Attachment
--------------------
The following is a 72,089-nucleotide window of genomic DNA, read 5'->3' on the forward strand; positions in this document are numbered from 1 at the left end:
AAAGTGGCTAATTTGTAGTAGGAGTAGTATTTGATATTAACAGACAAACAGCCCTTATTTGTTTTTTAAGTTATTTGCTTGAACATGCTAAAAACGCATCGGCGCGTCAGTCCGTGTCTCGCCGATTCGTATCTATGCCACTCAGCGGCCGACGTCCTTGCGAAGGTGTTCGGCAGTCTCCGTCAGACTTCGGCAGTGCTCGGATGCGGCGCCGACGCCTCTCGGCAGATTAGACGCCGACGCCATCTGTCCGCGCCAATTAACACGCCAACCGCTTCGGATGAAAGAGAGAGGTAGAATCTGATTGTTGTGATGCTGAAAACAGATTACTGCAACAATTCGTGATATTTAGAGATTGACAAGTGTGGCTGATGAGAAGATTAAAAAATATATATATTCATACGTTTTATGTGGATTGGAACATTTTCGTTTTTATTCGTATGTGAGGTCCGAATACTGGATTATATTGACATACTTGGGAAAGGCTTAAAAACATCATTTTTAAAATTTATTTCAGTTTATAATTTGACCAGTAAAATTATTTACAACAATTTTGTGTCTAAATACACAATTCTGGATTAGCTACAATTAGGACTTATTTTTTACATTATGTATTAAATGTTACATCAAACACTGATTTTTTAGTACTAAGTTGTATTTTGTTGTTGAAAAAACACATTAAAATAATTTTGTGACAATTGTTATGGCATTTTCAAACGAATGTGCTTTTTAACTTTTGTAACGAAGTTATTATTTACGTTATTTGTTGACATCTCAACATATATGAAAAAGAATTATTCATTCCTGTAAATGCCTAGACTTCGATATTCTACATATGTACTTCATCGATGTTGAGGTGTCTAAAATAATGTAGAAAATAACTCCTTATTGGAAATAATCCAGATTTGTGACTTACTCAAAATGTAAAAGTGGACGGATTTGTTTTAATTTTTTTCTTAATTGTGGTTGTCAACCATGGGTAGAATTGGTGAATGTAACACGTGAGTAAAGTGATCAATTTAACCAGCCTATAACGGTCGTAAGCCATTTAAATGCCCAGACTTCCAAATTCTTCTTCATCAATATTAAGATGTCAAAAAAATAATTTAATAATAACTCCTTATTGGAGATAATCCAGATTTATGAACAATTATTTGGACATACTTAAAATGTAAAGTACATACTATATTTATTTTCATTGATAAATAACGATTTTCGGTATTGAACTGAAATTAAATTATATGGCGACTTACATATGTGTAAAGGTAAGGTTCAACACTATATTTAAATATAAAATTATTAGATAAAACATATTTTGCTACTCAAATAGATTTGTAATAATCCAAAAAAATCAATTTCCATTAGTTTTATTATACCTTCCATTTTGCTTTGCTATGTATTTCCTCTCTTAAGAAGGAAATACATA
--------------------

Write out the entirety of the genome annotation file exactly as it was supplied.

The following is a 72,089-nucleotide window of genomic DNA, read 5'->3' on the forward strand; positions in this document are numbered from 1 at the left end:
AAAGTGGCTAATTTGTAGTAGGAGTAGTATTTGATATTAACAGACAAACAGCCCTTATTTGTTTTTTAAGTTATTTGCTTGAACATGCTAAAAACGCATCGGCGCGTCAGTCCGTGTCTCGCCGATTCGTATCTATGCCACTCAGCGGCCGACGTCCTTGCGAAGGTGTTCGGCAGTCTCCGTCAGACTTCGGCAGTGCTCGGATGCGGCGCCGACGCCTCTCGGCAGATTAGACGCCGACGCCATCTGTCCGCGCCAATTAACACGCCAACCGCTTCGGATGAAAGAGAGAGGTAGAATCTGATTGTTGTGATGCTGAAAACAGATTACTGCAACAATTCGTGATATTTAGAGATTGACAAGTGTGGCTGATGAGAAGATTAAAAAATATATATATTCATACGTTTTATGTGGATTGGAACATTTTCGTTTTTATTCGTATGTGAGGTCCGAATACTGGATTATATTGACATACTTGGGAAAGGCTTAAAAACATCATTTTTAAAATTTATTTCAGTTTATAATTTGACCAGTAAAATTATTTACAACAATTTTGTGTCTAAATACACAATTCTGGATTAGCTACAATTAGGACTTATTTTTTACATTATGTATTAAATGTTACATCAAACACTGATTTTTTAGTACTAAGTTGTATTTTGTTGTTGAAAAAACACATTAAAATAATTTTGTGACAATTGTTATGGCATTTTCAAACGAATGTGCTTTTTAACTTTTGTAACGAAGTTATTATTTACGTTATTTGTTGACATCTCAACATATATGAAAAAGAATTATTCATTCCTGTAAATGCCTAGACTTCGATATTCTACATATGTACTTCATCGATGTTGAGGTGTCTAAAATAATGTAGAAAATAACTCCTTATTGGAAATAATCCAGATTTGTGACTTACTCAAAATGTAAAAGTGGACGGATTTGTTTTAATTTTTTTCTTAATTGTGGTTGTCAACCATGGGTAGAATTGGTGAATGTAACACGTGAGTAAAGTGATCAATTTAACCAGCCTATAACGGTCGTAAGCCATTTAAATGCCCAGACTTCCAAATTCTTCTTCATCAATATTAAGATGTCAAAAAAATAATTTAATAATAACTCCTTATTGGAGATAATCCAGATTTATGAACAATTATTTGGACATACTTAAAATGTAAAGTACATACTATATTTATTTTCATTGATAAATAACGATTTTCGGTATTGAACTGAAATTAAATTATATGGCGACTTACATATGTGTAAAGGTAAGGTTCAACACTATATTTAAATATAAAATTATTAGATAAAACATATTTTGCTACTCAAATAGATTTGTAATAATCCAAAAAAATCAATTTCCATTAGTTTTATTATACCTTCCATTTTGCTTTGCTATGTATTTCCTCTCTTAAGAAGGAAATACATA